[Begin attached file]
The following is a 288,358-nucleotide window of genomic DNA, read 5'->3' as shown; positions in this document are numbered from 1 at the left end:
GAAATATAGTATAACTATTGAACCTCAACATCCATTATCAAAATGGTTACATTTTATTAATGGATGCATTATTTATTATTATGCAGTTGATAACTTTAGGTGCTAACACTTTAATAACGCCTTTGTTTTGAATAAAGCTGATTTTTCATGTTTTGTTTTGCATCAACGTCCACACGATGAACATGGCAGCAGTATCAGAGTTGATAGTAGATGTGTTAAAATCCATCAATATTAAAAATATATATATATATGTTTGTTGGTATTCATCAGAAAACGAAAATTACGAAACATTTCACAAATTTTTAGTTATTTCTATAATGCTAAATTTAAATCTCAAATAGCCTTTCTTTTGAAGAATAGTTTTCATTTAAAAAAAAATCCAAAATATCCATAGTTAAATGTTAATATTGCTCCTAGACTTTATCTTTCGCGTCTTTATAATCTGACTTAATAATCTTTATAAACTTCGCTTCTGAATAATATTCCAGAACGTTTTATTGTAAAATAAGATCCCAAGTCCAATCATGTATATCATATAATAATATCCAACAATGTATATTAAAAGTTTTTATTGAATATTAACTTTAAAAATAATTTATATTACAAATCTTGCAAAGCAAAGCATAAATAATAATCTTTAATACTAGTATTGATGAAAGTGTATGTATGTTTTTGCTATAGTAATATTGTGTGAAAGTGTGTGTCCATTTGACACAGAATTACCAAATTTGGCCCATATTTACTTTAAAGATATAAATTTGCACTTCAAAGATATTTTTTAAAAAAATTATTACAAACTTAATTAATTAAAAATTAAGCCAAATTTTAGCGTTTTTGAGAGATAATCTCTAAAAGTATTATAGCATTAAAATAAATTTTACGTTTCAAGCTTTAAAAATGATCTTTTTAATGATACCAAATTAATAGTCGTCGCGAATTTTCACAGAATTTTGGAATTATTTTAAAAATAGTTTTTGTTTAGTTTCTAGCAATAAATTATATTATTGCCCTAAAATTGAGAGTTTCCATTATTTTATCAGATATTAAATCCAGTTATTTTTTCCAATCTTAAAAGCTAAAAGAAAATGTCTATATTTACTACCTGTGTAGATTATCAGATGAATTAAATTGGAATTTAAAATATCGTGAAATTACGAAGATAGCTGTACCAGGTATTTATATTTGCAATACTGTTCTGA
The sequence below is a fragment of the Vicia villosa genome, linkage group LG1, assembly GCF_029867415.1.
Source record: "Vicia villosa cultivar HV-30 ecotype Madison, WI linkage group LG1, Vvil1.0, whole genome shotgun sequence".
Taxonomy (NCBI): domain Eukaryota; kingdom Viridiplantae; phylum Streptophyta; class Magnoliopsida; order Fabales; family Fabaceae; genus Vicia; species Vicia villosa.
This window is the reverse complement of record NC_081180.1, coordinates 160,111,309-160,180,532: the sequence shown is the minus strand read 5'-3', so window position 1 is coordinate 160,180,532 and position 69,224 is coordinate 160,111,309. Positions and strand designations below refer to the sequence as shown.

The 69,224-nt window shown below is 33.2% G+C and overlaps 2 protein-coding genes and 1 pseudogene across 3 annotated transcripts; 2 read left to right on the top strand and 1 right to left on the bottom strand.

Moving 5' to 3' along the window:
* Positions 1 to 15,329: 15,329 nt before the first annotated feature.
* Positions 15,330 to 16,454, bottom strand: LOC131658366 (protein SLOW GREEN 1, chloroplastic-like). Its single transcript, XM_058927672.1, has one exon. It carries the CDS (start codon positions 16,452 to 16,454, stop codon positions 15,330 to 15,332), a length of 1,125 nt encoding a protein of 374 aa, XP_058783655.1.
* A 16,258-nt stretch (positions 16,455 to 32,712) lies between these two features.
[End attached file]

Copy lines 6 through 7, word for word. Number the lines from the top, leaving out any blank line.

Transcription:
This window is the reverse complement of record NC_081180.1, coordinates 160,111,309-160,180,532: the sequence shown is the minus strand read 5'-3', so window position 1 is coordinate 160,180,532 and position 69,224 is coordinate 160,111,309. Positions and strand designations below refer to the sequence as shown.

The 69,224-nt window shown below is 33.2% G+C and overlaps 2 protein-coding genes and 1 pseudogene across 3 annotated transcripts; 2 read left to right on the top strand and 1 right to left on the bottom strand.